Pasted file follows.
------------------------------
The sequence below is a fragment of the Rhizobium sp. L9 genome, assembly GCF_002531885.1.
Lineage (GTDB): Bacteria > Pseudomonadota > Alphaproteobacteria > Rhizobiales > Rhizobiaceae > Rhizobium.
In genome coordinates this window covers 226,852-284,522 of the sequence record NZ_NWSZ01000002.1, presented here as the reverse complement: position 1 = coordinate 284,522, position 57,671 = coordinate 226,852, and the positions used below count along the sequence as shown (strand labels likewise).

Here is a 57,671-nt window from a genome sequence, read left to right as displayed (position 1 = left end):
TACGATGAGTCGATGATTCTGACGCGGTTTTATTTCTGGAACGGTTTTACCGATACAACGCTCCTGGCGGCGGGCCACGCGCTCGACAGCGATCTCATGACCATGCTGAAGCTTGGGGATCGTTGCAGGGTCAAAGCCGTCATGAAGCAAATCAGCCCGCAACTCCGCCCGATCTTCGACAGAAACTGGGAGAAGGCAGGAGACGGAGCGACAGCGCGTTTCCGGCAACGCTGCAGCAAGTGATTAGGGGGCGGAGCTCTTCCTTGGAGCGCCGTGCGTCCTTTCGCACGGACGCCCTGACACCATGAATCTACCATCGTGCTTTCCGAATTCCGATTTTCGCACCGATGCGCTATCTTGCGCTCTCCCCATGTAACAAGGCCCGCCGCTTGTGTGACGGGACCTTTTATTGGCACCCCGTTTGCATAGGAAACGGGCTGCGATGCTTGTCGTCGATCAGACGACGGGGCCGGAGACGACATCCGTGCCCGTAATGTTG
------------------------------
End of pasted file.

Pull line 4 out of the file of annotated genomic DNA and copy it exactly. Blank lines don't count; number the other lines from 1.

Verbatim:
Here is a 57,671-nt window from a genome sequence, read left to right as displayed (position 1 = left end):